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The company behind Taser weapons has dropped its plans to provide drones with stun guns to schools following the Uvalde shooting, after several advisers resigned in protest.

Earlier this month Axon Enterprise’s chief executive Rick Smith published a blog post titled “how non-lethal armed drones can help address school shootings” in which he argued the devices “could help prevent the next Uvalde, Sandy Hook, or Columbine”.

The idea of a drone that first responders could use to remotely fire at a target 12m (40ft) away was announced in the wake of the shooting in Uvalde, Texas, in which 19 primary school children and two teachers were killed.

In response, on Monday, nine of the 12 members of the company’s ethics advisory board resigned over concerns about the plan, as was first reported by Reuters.

The board members said they quit over concerns that the drones would harm over-policed communities and in protest that Axon announced its plans without consulting them.

“In light of feedback, we are pausing work on this project and refocusing to further engage with key constituencies to fully explore the best path forward,” Mr Smith said in a statement.

Schools would pay $1,000 a year for the system, suggested Axon's CEO
Image: Schools would pay $1,000 a year for the system, suggested Axon’s CEO

Mr Smith had previously written a graphic novel which depicted a drone with a Taser weapon stopping a school shooter at a daycare centre.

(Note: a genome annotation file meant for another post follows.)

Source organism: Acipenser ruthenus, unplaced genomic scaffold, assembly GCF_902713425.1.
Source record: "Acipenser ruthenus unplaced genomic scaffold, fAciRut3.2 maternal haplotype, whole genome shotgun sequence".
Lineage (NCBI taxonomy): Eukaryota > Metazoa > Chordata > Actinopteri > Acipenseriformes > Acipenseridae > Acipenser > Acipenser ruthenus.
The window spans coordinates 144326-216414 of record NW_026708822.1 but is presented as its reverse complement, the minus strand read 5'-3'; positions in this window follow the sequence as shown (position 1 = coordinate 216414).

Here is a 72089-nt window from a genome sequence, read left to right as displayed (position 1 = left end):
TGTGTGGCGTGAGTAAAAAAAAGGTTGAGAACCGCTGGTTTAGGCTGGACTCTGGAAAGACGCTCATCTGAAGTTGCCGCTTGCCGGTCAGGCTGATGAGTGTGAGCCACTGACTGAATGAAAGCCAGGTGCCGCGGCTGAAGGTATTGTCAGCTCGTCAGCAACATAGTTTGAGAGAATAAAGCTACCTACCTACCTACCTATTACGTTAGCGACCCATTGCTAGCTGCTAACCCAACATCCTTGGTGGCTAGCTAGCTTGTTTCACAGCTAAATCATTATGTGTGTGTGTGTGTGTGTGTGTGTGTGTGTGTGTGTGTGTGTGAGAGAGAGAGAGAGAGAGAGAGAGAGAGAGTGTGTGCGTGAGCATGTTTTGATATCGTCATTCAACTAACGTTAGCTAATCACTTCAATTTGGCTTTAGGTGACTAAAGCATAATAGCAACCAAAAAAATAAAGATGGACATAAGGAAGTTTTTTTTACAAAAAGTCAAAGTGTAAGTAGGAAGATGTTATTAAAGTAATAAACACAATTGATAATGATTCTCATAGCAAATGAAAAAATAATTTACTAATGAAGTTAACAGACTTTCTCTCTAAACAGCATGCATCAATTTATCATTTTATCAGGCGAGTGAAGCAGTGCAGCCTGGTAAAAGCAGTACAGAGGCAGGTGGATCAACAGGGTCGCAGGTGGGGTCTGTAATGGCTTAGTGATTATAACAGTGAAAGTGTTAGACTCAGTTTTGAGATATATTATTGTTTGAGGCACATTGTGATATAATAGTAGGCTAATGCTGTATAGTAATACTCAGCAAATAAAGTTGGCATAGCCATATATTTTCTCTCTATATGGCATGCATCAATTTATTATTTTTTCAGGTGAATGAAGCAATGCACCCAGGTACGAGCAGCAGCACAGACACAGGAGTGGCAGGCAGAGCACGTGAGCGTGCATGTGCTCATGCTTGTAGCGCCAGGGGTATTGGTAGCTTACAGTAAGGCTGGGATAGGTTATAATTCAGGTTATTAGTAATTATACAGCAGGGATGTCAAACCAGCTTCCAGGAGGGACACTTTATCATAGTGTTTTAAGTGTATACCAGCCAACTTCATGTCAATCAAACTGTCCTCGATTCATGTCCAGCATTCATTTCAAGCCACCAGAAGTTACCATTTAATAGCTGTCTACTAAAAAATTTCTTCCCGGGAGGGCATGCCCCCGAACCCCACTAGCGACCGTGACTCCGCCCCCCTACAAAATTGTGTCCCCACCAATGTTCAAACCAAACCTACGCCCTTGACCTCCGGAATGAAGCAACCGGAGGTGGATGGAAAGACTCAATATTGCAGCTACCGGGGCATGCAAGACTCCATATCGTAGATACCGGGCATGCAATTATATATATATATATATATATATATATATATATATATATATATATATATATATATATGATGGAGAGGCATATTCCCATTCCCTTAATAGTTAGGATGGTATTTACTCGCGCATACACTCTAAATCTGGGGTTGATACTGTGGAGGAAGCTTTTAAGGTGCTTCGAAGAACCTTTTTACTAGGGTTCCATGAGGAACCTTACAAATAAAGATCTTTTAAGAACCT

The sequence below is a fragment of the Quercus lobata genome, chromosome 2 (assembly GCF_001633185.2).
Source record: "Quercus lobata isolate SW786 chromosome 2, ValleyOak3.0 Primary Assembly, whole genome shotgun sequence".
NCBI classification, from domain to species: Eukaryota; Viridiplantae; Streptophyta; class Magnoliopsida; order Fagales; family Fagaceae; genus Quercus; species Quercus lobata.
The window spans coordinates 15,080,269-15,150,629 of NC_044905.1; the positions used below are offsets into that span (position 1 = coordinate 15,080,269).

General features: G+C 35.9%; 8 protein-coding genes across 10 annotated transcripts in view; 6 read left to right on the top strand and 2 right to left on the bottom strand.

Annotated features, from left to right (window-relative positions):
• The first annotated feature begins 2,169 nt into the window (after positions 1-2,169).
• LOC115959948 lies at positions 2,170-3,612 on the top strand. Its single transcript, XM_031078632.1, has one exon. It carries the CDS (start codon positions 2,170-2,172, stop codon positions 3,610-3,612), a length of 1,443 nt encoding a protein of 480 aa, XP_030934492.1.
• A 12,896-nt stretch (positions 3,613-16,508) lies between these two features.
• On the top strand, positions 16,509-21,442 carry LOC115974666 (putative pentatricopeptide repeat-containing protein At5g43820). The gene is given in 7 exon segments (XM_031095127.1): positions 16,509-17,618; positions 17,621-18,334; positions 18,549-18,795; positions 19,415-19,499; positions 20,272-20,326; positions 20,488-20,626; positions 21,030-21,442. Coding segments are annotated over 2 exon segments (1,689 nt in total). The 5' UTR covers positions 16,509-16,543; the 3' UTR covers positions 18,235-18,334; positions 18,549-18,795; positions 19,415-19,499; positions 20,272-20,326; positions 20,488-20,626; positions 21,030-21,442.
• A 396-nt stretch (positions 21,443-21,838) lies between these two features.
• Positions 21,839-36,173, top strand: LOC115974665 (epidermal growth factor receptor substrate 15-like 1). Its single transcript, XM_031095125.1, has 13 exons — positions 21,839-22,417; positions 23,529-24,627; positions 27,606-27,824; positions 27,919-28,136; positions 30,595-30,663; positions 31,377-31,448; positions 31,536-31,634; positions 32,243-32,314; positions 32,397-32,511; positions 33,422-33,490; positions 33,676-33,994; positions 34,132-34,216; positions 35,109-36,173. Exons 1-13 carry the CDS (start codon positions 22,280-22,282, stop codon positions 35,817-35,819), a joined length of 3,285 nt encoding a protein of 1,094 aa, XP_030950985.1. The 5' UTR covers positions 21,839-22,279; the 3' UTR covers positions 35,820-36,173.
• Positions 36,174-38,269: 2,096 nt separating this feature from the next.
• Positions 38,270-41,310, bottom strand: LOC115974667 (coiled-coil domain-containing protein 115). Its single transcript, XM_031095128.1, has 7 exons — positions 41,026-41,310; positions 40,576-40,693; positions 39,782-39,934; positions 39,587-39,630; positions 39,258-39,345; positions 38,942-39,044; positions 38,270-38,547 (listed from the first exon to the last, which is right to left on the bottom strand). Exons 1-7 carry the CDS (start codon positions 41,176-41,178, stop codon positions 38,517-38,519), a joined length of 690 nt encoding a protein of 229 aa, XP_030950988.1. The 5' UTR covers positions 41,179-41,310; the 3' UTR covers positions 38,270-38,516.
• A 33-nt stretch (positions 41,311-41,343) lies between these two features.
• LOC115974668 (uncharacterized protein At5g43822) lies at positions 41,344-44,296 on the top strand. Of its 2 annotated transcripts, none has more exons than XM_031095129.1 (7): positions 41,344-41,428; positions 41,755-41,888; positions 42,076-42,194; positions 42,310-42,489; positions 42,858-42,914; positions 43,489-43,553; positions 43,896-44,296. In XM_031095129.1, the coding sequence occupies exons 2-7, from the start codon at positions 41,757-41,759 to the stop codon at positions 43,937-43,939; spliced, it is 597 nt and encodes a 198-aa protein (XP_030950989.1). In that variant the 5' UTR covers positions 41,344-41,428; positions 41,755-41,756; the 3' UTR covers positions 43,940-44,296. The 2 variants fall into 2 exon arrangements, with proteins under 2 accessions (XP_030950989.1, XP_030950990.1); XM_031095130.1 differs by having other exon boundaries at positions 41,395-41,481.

More on Texas School Shooting

According to Reuters, Axon first approached its ethics board more than a year ago about the drone idea and the panel voted eight to four against piloting the technology for police.

Despite this, Axon made a public announcement about the technology “as it said it wanted to get past ‘fruitless debates’ on guns after the Uvalde shooting”, reported Reuters.

In an interview one board member warned that the drones “could exacerbate racial injustice, undermine privacy through surveillance and become more lethal if other weapons were added”, it added.

“What we have right now is just dangerous and irresponsible,” said Mr Wael Abd-Almageed, an engineering research associate professor at University of Southern California.

The idea of a drone with a stun gun is “distracting society from real solutions to a tragic problem”, the resigning board members said in a statement.

Axon’s chief executive suggested that the drones would be docked in hallways and could move into rooms through special vents – he said the system would cost a school $1,000 (£800) annually.